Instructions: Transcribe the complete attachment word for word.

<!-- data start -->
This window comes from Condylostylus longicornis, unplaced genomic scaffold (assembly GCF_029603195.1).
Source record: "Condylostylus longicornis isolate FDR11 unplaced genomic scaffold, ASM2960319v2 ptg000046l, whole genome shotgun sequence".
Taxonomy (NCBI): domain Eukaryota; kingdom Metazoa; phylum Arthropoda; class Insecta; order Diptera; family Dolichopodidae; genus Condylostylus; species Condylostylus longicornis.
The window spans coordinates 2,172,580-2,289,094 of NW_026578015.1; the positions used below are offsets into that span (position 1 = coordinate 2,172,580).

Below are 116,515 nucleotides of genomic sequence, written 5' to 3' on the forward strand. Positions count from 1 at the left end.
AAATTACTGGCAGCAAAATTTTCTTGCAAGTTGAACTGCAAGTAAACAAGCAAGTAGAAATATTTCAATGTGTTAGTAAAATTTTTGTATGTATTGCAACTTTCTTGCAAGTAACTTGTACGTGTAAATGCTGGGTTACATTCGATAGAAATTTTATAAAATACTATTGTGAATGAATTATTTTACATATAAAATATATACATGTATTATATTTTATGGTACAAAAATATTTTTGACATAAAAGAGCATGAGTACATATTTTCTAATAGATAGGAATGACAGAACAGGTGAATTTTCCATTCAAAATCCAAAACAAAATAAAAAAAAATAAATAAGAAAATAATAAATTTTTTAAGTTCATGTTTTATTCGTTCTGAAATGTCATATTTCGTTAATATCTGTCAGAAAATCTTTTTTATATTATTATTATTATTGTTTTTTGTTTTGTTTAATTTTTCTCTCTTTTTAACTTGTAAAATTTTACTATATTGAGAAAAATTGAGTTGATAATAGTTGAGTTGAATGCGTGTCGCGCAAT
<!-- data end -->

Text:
This window comes from Condylostylus longicornis, unplaced genomic scaffold (assembly GCF_029603195.1).
Source record: "Condylostylus longicornis isolate FDR11 unplaced genomic scaffold, ASM2960319v2 ptg000046l, whole genome shotgun sequence".
Taxonomy (NCBI): domain Eukaryota; kingdom Metazoa; phylum Arthropoda; class Insecta; order Diptera; family Dolichopodidae; genus Condylostylus; species Condylostylus longicornis.
The window spans coordinates 2,172,580-2,289,094 of NW_026578015.1; the positions used below are offsets into that span (position 1 = coordinate 2,172,580).

Below are 116,515 nucleotides of genomic sequence, written 5' to 3' on the forward strand. Positions count from 1 at the left end.
AAATTACTGGCAGCAAAATTTTCTTGCAAGTTGAACTGCAAGTAAACAAGCAAGTAGAAATATTTCAATGTGTTAGTAAAATTTTTGTATGTATTGCAACTTTCTTGCAAGTAACTTGTACGTGTAAATGCTGGGTTACATTCGATAGAAATTTTATAAAATACTATTGTGAATGAATTATTTTACATATAAAATATATACATGTATTATATTTTATGGTACAAAAATATTTTTGACATAAAAGAGCATGAGTACATATTTTCTAATAGATAGGAATGACAGAACAGGTGAATTTTCCATTCAAAATCCAAAACAAAATAAAAAAAAATAAATAAGAAAATAATAAATTTTTTAAGTTCATGTTTTATTCGTTCTGAAATGTCATATTTCGTTAATATCTGTCAGAAAATCTTTTTTATATTATTATTATTATTGTTTTTTGTTTTGTTTAATTTTTCTCTCTTTTTAACTTGTAAAATTTTACTATATTGAGAAAAATTGAGTTGATAATAGTTGAGTTGAATGCGTGTCGCGCAAT